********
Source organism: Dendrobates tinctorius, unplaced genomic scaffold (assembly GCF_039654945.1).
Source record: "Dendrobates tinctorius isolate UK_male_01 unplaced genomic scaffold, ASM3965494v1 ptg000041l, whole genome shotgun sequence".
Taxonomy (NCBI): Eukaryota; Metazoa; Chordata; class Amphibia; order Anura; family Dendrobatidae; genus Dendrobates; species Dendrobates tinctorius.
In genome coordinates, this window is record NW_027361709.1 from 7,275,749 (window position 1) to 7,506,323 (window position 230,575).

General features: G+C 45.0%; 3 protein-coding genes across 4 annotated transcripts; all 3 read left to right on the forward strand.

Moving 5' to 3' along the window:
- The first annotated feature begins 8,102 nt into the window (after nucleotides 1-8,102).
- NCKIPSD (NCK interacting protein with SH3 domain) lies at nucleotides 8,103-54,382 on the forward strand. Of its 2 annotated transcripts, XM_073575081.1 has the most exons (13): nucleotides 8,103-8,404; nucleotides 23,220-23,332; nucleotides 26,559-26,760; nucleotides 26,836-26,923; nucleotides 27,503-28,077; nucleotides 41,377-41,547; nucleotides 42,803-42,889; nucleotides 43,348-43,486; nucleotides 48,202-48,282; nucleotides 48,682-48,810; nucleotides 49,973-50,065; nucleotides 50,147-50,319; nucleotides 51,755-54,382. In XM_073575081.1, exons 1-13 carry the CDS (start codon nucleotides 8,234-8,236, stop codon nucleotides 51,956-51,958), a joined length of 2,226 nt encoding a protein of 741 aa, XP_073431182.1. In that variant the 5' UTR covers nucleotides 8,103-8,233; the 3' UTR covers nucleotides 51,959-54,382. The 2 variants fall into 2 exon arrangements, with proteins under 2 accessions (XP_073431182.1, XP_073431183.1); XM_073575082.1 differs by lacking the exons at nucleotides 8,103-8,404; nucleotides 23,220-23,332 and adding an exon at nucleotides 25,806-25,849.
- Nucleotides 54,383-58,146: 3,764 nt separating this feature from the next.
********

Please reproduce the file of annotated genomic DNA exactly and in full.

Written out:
Source organism: Dendrobates tinctorius, unplaced genomic scaffold (assembly GCF_039654945.1).
Source record: "Dendrobates tinctorius isolate UK_male_01 unplaced genomic scaffold, ASM3965494v1 ptg000041l, whole genome shotgun sequence".
Taxonomy (NCBI): Eukaryota; Metazoa; Chordata; class Amphibia; order Anura; family Dendrobatidae; genus Dendrobates; species Dendrobates tinctorius.
In genome coordinates, this window is record NW_027361709.1 from 7,275,749 (window position 1) to 7,506,323 (window position 230,575).

General features: G+C 45.0%; 3 protein-coding genes across 4 annotated transcripts; all 3 read left to right on the forward strand.

Moving 5' to 3' along the window:
- The first annotated feature begins 8,102 nt into the window (after nucleotides 1-8,102).
- NCKIPSD (NCK interacting protein with SH3 domain) lies at nucleotides 8,103-54,382 on the forward strand. Of its 2 annotated transcripts, XM_073575081.1 has the most exons (13): nucleotides 8,103-8,404; nucleotides 23,220-23,332; nucleotides 26,559-26,760; nucleotides 26,836-26,923; nucleotides 27,503-28,077; nucleotides 41,377-41,547; nucleotides 42,803-42,889; nucleotides 43,348-43,486; nucleotides 48,202-48,282; nucleotides 48,682-48,810; nucleotides 49,973-50,065; nucleotides 50,147-50,319; nucleotides 51,755-54,382. In XM_073575081.1, exons 1-13 carry the CDS (start codon nucleotides 8,234-8,236, stop codon nucleotides 51,956-51,958), a joined length of 2,226 nt encoding a protein of 741 aa, XP_073431182.1. In that variant the 5' UTR covers nucleotides 8,103-8,233; the 3' UTR covers nucleotides 51,959-54,382. The 2 variants fall into 2 exon arrangements, with proteins under 2 accessions (XP_073431182.1, XP_073431183.1); XM_073575082.1 differs by lacking the exons at nucleotides 8,103-8,404; nucleotides 23,220-23,332 and adding an exon at nucleotides 25,806-25,849.
- Nucleotides 54,383-58,146: 3,764 nt separating this feature from the next.